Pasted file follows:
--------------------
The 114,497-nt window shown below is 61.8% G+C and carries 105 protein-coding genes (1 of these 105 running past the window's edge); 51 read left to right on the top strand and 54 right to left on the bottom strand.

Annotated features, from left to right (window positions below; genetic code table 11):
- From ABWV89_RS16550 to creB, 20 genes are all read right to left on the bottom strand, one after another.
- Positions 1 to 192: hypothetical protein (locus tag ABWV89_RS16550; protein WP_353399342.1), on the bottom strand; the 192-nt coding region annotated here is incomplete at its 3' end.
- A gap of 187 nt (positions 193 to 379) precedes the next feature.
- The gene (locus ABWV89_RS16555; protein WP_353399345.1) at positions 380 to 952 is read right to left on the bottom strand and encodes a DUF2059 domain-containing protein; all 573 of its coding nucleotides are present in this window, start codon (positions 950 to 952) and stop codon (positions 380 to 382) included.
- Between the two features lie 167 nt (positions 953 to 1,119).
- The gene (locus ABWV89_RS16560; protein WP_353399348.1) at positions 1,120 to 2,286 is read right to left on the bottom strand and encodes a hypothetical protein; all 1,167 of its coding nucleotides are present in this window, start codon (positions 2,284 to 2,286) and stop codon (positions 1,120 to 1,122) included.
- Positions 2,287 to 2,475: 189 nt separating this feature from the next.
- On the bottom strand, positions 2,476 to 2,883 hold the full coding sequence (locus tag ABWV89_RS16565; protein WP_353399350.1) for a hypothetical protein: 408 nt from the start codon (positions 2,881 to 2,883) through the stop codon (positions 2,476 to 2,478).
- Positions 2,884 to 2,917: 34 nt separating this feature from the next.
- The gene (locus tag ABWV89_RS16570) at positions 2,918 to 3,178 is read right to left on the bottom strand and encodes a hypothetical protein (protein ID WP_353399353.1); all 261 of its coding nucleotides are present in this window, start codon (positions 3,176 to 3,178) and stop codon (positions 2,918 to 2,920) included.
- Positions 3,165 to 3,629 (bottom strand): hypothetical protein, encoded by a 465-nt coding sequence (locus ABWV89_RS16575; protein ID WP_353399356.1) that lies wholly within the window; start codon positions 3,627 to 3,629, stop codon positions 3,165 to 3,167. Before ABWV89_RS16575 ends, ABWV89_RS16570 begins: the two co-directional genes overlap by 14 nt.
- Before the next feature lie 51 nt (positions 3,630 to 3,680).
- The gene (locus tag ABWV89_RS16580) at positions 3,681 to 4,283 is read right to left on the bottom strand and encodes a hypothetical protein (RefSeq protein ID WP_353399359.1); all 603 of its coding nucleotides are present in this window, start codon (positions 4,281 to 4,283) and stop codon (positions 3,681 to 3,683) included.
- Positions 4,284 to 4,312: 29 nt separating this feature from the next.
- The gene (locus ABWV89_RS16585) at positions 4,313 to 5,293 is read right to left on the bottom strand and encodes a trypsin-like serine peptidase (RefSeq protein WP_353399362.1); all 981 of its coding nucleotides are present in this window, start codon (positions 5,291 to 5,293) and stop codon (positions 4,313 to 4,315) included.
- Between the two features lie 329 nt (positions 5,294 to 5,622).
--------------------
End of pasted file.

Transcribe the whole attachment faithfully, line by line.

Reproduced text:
The 114,497-nt window shown below is 61.8% G+C and carries 105 protein-coding genes (1 of these 105 running past the window's edge); 51 read left to right on the top strand and 54 right to left on the bottom strand.

Annotated features, from left to right (window positions below; genetic code table 11):
- From ABWV89_RS16550 to creB, 20 genes are all read right to left on the bottom strand, one after another.
- Positions 1 to 192: hypothetical protein (locus tag ABWV89_RS16550; protein WP_353399342.1), on the bottom strand; the 192-nt coding region annotated here is incomplete at its 3' end.
- A gap of 187 nt (positions 193 to 379) precedes the next feature.
- The gene (locus ABWV89_RS16555; protein WP_353399345.1) at positions 380 to 952 is read right to left on the bottom strand and encodes a DUF2059 domain-containing protein; all 573 of its coding nucleotides are present in this window, start codon (positions 950 to 952) and stop codon (positions 380 to 382) included.
- Between the two features lie 167 nt (positions 953 to 1,119).
- The gene (locus ABWV89_RS16560; protein WP_353399348.1) at positions 1,120 to 2,286 is read right to left on the bottom strand and encodes a hypothetical protein; all 1,167 of its coding nucleotides are present in this window, start codon (positions 2,284 to 2,286) and stop codon (positions 1,120 to 1,122) included.
- Positions 2,287 to 2,475: 189 nt separating this feature from the next.
- On the bottom strand, positions 2,476 to 2,883 hold the full coding sequence (locus tag ABWV89_RS16565; protein WP_353399350.1) for a hypothetical protein: 408 nt from the start codon (positions 2,881 to 2,883) through the stop codon (positions 2,476 to 2,478).
- Positions 2,884 to 2,917: 34 nt separating this feature from the next.
- The gene (locus tag ABWV89_RS16570) at positions 2,918 to 3,178 is read right to left on the bottom strand and encodes a hypothetical protein (protein ID WP_353399353.1); all 261 of its coding nucleotides are present in this window, start codon (positions 3,176 to 3,178) and stop codon (positions 2,918 to 2,920) included.
- Positions 3,165 to 3,629 (bottom strand): hypothetical protein, encoded by a 465-nt coding sequence (locus ABWV89_RS16575; protein ID WP_353399356.1) that lies wholly within the window; start codon positions 3,627 to 3,629, stop codon positions 3,165 to 3,167. Before ABWV89_RS16575 ends, ABWV89_RS16570 begins: the two co-directional genes overlap by 14 nt.
- Before the next feature lie 51 nt (positions 3,630 to 3,680).
- The gene (locus tag ABWV89_RS16580) at positions 3,681 to 4,283 is read right to left on the bottom strand and encodes a hypothetical protein (RefSeq protein ID WP_353399359.1); all 603 of its coding nucleotides are present in this window, start codon (positions 4,281 to 4,283) and stop codon (positions 3,681 to 3,683) included.
- Positions 4,284 to 4,312: 29 nt separating this feature from the next.
- The gene (locus ABWV89_RS16585) at positions 4,313 to 5,293 is read right to left on the bottom strand and encodes a trypsin-like serine peptidase (RefSeq protein WP_353399362.1); all 981 of its coding nucleotides are present in this window, start codon (positions 5,291 to 5,293) and stop codon (positions 4,313 to 4,315) included.
- Between the two features lie 329 nt (positions 5,294 to 5,622).